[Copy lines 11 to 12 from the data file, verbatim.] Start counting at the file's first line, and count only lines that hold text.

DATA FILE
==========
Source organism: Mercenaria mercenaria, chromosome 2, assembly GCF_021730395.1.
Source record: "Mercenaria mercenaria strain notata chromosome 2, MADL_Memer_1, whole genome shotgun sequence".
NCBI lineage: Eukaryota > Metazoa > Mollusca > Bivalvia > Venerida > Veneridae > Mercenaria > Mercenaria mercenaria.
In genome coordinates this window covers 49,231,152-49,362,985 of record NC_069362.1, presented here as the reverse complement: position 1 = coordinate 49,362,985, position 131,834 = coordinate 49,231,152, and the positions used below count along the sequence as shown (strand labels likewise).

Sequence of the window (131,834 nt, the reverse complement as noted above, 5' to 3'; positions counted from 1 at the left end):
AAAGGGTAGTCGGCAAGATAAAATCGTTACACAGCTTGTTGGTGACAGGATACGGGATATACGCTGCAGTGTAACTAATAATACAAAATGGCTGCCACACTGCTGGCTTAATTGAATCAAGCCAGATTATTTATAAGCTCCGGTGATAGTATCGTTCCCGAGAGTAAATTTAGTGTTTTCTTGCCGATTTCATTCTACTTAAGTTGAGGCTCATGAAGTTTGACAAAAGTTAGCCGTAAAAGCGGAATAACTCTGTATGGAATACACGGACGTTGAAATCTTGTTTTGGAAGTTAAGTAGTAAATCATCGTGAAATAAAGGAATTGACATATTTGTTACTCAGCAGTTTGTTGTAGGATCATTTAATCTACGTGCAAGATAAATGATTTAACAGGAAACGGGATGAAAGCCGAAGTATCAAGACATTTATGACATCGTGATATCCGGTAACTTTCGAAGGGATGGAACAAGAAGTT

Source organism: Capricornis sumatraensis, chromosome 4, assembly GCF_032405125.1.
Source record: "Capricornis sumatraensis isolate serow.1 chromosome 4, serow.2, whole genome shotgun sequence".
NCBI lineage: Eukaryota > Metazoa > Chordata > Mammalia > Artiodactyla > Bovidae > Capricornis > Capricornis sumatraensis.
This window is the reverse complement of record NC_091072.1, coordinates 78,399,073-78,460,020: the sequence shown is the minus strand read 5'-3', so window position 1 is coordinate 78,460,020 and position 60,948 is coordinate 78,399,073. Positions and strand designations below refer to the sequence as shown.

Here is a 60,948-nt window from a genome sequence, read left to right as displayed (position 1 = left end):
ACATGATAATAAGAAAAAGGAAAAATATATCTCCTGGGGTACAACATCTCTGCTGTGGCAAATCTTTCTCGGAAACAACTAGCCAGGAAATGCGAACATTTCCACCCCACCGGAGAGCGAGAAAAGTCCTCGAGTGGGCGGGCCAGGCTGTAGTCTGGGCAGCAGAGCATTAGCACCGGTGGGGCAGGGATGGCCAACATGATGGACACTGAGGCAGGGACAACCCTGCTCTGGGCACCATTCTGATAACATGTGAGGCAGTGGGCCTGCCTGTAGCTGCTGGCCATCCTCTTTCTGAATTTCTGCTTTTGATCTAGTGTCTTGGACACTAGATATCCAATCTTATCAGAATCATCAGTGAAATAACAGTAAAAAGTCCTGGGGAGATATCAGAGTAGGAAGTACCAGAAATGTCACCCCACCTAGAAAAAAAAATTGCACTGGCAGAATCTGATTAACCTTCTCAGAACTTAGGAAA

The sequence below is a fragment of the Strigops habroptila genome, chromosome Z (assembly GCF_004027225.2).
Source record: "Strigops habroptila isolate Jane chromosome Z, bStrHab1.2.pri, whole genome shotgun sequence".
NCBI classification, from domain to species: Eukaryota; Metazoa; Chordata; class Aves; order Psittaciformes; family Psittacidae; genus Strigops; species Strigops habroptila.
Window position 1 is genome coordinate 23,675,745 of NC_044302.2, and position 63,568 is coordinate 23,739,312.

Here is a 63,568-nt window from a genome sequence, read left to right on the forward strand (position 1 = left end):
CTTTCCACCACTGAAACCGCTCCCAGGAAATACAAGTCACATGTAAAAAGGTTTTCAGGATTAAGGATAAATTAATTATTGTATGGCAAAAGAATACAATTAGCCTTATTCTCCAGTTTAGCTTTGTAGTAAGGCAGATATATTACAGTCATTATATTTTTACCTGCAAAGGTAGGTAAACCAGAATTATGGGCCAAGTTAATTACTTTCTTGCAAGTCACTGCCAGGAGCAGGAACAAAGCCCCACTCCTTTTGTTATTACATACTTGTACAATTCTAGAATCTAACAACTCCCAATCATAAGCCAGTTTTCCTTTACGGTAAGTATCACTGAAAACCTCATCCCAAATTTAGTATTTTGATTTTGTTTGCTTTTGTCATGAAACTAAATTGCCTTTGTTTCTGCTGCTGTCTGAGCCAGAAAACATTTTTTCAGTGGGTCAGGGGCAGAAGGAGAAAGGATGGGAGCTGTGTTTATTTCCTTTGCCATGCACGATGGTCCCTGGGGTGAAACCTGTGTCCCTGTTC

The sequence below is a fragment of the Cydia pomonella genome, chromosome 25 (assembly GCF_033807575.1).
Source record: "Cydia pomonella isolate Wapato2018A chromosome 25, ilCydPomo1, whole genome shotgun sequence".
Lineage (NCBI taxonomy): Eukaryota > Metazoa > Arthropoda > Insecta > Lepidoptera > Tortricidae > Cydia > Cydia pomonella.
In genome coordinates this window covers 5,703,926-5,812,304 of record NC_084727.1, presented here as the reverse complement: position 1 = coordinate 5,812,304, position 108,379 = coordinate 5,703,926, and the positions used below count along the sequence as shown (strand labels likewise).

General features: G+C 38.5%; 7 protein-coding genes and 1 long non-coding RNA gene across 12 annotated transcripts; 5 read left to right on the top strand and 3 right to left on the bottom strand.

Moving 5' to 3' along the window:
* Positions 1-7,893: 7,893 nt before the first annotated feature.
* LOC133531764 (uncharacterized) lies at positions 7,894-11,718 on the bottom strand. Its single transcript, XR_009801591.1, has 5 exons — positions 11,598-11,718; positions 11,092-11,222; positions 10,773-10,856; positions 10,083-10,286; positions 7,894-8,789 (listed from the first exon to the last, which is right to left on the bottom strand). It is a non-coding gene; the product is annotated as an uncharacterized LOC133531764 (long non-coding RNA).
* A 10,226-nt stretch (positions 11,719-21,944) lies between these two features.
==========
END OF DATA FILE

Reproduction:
Here is a 60,948-nt window from a genome sequence, read left to right as displayed (position 1 = left end):
ACATGATAATAAGAAAAAGGAAAAATATATCTCCTGGGGTACAACATCTCTGCTGTGGCAAATCTTTCTCGGAAACAACTAGCCAGGAAATGCGAACATTTCCACCCCACCGGAGAGCGAGAAAAGTCCTCGAGTGGGCGGGCCAGGCTGTAGTCTGGGCAGCAGAGCATTAGCACCGGTGGGGCAGGGATGGCCAACATGATGGACACTGAGGCAGGGACAACCCTGCTCTGGGCACCATTCTGATAACATGTGAGGCAGTGGGCCTGCCTGTAGCTGCTGGCCATCCTCTTTCTGAATTTCTGCTTTTGATCTAGTGTCTTGGACACTAGATATCCAATCTTATCAGAATCATCAGTGAAATAACAGTAAAAAGTCCTGGGGAGATATCAGAGTAGGAAGTACCAGAAATGTCACCCCACCTAGAAAAAAAAATTGCACTGGCAGAATCTGATTAACCTTCTCAGAACTTAGGAAA